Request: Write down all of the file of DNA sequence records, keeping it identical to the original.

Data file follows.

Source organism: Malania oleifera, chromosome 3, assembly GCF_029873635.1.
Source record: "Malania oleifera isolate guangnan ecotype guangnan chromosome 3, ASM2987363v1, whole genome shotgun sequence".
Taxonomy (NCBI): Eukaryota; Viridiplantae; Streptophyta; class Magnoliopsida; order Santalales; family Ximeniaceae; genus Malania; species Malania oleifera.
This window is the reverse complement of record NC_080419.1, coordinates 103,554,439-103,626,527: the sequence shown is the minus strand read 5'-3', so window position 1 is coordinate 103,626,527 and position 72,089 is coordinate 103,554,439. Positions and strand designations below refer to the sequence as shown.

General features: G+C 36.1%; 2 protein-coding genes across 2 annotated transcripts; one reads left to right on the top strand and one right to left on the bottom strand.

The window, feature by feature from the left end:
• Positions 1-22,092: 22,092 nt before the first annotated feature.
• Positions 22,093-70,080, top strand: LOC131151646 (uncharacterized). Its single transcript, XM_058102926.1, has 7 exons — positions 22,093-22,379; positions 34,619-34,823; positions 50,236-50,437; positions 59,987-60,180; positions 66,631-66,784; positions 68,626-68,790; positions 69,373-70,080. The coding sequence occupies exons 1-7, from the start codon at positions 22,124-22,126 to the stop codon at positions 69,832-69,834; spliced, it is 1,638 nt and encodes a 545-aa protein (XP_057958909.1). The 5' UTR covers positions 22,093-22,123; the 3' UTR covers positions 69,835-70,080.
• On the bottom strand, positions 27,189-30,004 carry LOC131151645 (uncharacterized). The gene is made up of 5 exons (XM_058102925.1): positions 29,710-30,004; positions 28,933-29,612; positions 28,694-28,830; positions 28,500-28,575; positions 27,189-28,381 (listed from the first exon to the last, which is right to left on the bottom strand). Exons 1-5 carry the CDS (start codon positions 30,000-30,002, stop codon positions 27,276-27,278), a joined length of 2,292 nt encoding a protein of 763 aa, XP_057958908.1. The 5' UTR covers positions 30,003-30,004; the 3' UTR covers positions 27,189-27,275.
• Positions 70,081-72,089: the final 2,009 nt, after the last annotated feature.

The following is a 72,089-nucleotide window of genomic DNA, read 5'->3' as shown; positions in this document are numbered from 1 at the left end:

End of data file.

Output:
Source organism: Malania oleifera, chromosome 3, assembly GCF_029873635.1.
Source record: "Malania oleifera isolate guangnan ecotype guangnan chromosome 3, ASM2987363v1, whole genome shotgun sequence".
Taxonomy (NCBI): Eukaryota; Viridiplantae; Streptophyta; class Magnoliopsida; order Santalales; family Ximeniaceae; genus Malania; species Malania oleifera.
This window is the reverse complement of record NC_080419.1, coordinates 103,554,439-103,626,527: the sequence shown is the minus strand read 5'-3', so window position 1 is coordinate 103,626,527 and position 72,089 is coordinate 103,554,439. Positions and strand designations below refer to the sequence as shown.

General features: G+C 36.1%; 2 protein-coding genes across 2 annotated transcripts; one reads left to right on the top strand and one right to left on the bottom strand.

The window, feature by feature from the left end:
• Positions 1-22,092: 22,092 nt before the first annotated feature.
• Positions 22,093-70,080, top strand: LOC131151646 (uncharacterized). Its single transcript, XM_058102926.1, has 7 exons — positions 22,093-22,379; positions 34,619-34,823; positions 50,236-50,437; positions 59,987-60,180; positions 66,631-66,784; positions 68,626-68,790; positions 69,373-70,080. The coding sequence occupies exons 1-7, from the start codon at positions 22,124-22,126 to the stop codon at positions 69,832-69,834; spliced, it is 1,638 nt and encodes a 545-aa protein (XP_057958909.1). The 5' UTR covers positions 22,093-22,123; the 3' UTR covers positions 69,835-70,080.
• On the bottom strand, positions 27,189-30,004 carry LOC131151645 (uncharacterized). The gene is made up of 5 exons (XM_058102925.1): positions 29,710-30,004; positions 28,933-29,612; positions 28,694-28,830; positions 28,500-28,575; positions 27,189-28,381 (listed from the first exon to the last, which is right to left on the bottom strand). Exons 1-5 carry the CDS (start codon positions 30,000-30,002, stop codon positions 27,276-27,278), a joined length of 2,292 nt encoding a protein of 763 aa, XP_057958908.1. The 5' UTR covers positions 30,003-30,004; the 3' UTR covers positions 27,189-27,275.
• Positions 70,081-72,089: the final 2,009 nt, after the last annotated feature.

The following is a 72,089-nucleotide window of genomic DNA, read 5'->3' as shown; positions in this document are numbered from 1 at the left end: